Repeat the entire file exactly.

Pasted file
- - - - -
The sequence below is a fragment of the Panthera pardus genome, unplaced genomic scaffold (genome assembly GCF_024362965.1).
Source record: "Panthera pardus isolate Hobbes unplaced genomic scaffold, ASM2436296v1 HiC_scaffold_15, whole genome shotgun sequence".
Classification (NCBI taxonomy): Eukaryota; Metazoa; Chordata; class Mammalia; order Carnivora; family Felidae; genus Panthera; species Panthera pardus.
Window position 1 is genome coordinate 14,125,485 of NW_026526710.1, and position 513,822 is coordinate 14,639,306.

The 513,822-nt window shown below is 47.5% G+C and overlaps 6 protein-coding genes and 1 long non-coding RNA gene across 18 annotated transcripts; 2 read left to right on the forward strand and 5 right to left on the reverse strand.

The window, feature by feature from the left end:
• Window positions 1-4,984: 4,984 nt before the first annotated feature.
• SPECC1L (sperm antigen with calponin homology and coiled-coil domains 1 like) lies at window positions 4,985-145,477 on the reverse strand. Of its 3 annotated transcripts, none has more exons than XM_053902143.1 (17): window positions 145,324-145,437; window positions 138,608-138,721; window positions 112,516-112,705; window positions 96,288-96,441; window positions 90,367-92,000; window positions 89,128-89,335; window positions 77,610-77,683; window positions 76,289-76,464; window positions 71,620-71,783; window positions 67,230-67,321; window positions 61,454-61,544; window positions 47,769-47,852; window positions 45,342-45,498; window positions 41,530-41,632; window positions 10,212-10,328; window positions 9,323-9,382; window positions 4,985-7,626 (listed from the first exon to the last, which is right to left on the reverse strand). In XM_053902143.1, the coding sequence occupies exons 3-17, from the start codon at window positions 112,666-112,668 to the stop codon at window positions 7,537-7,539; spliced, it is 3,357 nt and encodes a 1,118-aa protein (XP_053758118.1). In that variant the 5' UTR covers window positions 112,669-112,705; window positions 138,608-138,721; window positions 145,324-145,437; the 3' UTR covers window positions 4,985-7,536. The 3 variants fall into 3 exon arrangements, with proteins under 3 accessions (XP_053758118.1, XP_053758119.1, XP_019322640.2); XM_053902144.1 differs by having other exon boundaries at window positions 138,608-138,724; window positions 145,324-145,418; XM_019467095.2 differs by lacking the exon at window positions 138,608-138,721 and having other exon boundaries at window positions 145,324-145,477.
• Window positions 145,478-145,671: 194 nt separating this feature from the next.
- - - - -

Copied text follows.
The sequence below is a fragment of the Panthera pardus genome, unplaced genomic scaffold (genome assembly GCF_024362965.1).
Source record: "Panthera pardus isolate Hobbes unplaced genomic scaffold, ASM2436296v1 HiC_scaffold_15, whole genome shotgun sequence".
Classification (NCBI taxonomy): Eukaryota; Metazoa; Chordata; class Mammalia; order Carnivora; family Felidae; genus Panthera; species Panthera pardus.
Window position 1 is genome coordinate 14,125,485 of NW_026526710.1, and position 513,822 is coordinate 14,639,306.

The 513,822-nt window shown below is 47.5% G+C and overlaps 6 protein-coding genes and 1 long non-coding RNA gene across 18 annotated transcripts; 2 read left to right on the forward strand and 5 right to left on the reverse strand.

The window, feature by feature from the left end:
• Window positions 1-4,984: 4,984 nt before the first annotated feature.
• SPECC1L (sperm antigen with calponin homology and coiled-coil domains 1 like) lies at window positions 4,985-145,477 on the reverse strand. Of its 3 annotated transcripts, none has more exons than XM_053902143.1 (17): window positions 145,324-145,437; window positions 138,608-138,721; window positions 112,516-112,705; window positions 96,288-96,441; window positions 90,367-92,000; window positions 89,128-89,335; window positions 77,610-77,683; window positions 76,289-76,464; window positions 71,620-71,783; window positions 67,230-67,321; window positions 61,454-61,544; window positions 47,769-47,852; window positions 45,342-45,498; window positions 41,530-41,632; window positions 10,212-10,328; window positions 9,323-9,382; window positions 4,985-7,626 (listed from the first exon to the last, which is right to left on the reverse strand). In XM_053902143.1, the coding sequence occupies exons 3-17, from the start codon at window positions 112,666-112,668 to the stop codon at window positions 7,537-7,539; spliced, it is 3,357 nt and encodes a 1,118-aa protein (XP_053758118.1). In that variant the 5' UTR covers window positions 112,669-112,705; window positions 138,608-138,721; window positions 145,324-145,437; the 3' UTR covers window positions 4,985-7,536. The 3 variants fall into 3 exon arrangements, with proteins under 3 accessions (XP_053758118.1, XP_053758119.1, XP_019322640.2); XM_053902144.1 differs by having other exon boundaries at window positions 138,608-138,724; window positions 145,324-145,418; XM_019467095.2 differs by lacking the exon at window positions 138,608-138,721 and having other exon boundaries at window positions 145,324-145,477.
• Window positions 145,478-145,671: 194 nt separating this feature from the next.